Protests in Lebanon continue for the sixth day, despite the government's approval yesterday of an unprecedented economic reform package.

Protesters said they were continuing a general strike to demand the overthrow of the government and the formation of a technocratic government away from sectarianism.

Al-Jazeera correspondent continued to cut off a number of roads linking the Lebanese capital Beirut to the provinces of the north and south.

The correspondent added that protesters against government policies cut off a number of main roads in Beirut using iron obstacles and stones, in an attempt to cripple the movement in the capital.

The security forces have opened some roads to facilitate traffic for citizens. The National News Agency reported that a number of roads were reopened this morning, while protesters refused to open other roads.

The Association of Public Administration Employees announced last night that the day is "subject to the condition of every employee and developments on the ground" after it had declared a general strike until yesterday evening.

"It is in the process of evaluating the items that concern the staff in the reform paper and the draft budget, and will accordingly identify the next steps and actions."

The Lebanese Prime Minister Saad Hariri announced that the Council of Ministers approved the budget of 2020 with a deficit of 0.6% and without new taxes.

He also announced that the government had approved a 50% cut in the salaries of current and former ministers and deputies. He promised to pass a bill to set up an anti-corruption body. He also announced the abolition of the Ministry of Information and the merger of a number of institutions.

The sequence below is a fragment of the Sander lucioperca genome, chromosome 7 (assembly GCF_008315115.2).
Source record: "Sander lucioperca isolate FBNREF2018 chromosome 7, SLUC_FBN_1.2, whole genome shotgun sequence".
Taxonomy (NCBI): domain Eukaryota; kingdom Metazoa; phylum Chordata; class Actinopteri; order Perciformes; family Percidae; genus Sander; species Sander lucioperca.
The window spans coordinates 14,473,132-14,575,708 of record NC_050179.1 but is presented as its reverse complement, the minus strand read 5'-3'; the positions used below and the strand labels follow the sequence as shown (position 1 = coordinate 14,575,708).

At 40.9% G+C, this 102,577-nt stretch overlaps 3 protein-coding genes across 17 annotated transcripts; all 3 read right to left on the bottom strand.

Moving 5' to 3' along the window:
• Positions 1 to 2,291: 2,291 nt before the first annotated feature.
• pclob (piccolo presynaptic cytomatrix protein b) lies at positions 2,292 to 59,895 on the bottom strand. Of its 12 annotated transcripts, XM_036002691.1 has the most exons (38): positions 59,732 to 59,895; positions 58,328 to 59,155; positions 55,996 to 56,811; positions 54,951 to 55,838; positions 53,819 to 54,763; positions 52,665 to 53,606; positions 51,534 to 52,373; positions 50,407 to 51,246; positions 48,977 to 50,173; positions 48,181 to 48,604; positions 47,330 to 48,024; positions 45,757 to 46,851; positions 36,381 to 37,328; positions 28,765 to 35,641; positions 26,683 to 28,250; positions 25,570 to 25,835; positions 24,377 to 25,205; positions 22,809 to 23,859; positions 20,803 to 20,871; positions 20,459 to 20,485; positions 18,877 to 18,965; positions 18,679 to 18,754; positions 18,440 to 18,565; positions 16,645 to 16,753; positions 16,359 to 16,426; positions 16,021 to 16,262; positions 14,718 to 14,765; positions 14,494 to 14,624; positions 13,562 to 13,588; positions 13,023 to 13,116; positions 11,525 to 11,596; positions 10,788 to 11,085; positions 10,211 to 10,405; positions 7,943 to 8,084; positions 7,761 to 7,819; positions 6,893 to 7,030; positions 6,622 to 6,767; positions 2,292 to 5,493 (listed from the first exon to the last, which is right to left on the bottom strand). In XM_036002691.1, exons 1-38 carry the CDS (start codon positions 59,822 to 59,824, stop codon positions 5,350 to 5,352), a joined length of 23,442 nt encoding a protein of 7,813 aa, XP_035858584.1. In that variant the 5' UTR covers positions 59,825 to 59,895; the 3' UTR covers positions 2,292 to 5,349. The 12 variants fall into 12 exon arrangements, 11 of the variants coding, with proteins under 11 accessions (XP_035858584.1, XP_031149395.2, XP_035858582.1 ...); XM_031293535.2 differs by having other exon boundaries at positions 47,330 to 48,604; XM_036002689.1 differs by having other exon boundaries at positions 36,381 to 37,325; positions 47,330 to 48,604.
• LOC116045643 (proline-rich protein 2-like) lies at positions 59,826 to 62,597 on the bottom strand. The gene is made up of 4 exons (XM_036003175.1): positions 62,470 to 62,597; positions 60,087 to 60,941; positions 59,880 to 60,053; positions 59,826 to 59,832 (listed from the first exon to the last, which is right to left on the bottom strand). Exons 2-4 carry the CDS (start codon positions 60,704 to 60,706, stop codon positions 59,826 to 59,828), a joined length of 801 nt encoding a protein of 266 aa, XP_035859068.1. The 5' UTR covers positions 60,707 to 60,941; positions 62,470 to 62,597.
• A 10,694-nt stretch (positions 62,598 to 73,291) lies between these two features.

Hariri called the 2020 budget "an economic coup" for Lebanon.

For his part, Chairman of the Progressive Socialist Party Walid Jumblatt in an interview that he will not leave the government at the moment, adding that he would continue the battle of reforms from within the Council of Ministers.

Jumblatt said that the reforms approved by the government are not drastic, saying that "the only way to respond to popular demands is to move towards early elections according to a non-sectarian election law."

The government announced a reform package and Jumblatt said he would not leave. (Reuters)

The revolution remains
On the other hand, Lebanese demonstrators at the sit-in yards across the country expressed their rejection of Hariri's plan, stressing that they remain in the street.

After Hariri's speech, protesters marched in large numbers to the slogans of "The people want to overthrow the regime."

Activist Salem al-Ghosh, who was involved in organizing the protests, said that the adoption of reform clauses so quickly indicates the corruption of the ruling class.

He asked: Why did not these reforms in the first place? He stressed the demonstrators' adherence to stay in the squares until the departure of all the ruling class.

In Tripoli in the north, journalist Ghassan Farran said the reform paper was unconvincing and "we will not get out of the yards," noting that demonstrations in the north are escalating, especially after Hariri's press conference.

From Riad Solh Square in central Beirut, protesters shouted after Hariri's speech confirming their adherence to staying in the street, including "Mashrh we go back home" and "Mish Hanakhli Revolution dies".

"This reform paper is just a new morphine injection and we will not bite the same burrow twice," said protester Ahmed Zein.

The same position was adopted by activist Ali Houhou, who participates in the demonstrations in Barja area in central Lebanon.He said that the reform paper is a continuation of corruption, because the government intends to privatize the telecommunications sector, which generates treasury profits, while not privatizing the electricity sector, which has a large deficit.

The Lahki campaign issued a statement expressing its rejection of Hariri's plan.

"There is no confidence, no confidence in your reforms, your approach and the mentality of your system. We reject the government's unrealistic, loose and misguided reforms to buy time and procrastinate," she said.

She stressed that it will not back down "until the overthrow of the government of unfair taxes and sectarian quotas and fulfill all demands."

In the southern city of Sidon, one of the protesters read a speech in the name of the protesters, saying: "Your promises are not enough. Unless you do 30 years, you will not be able to fulfill it within 72 hours."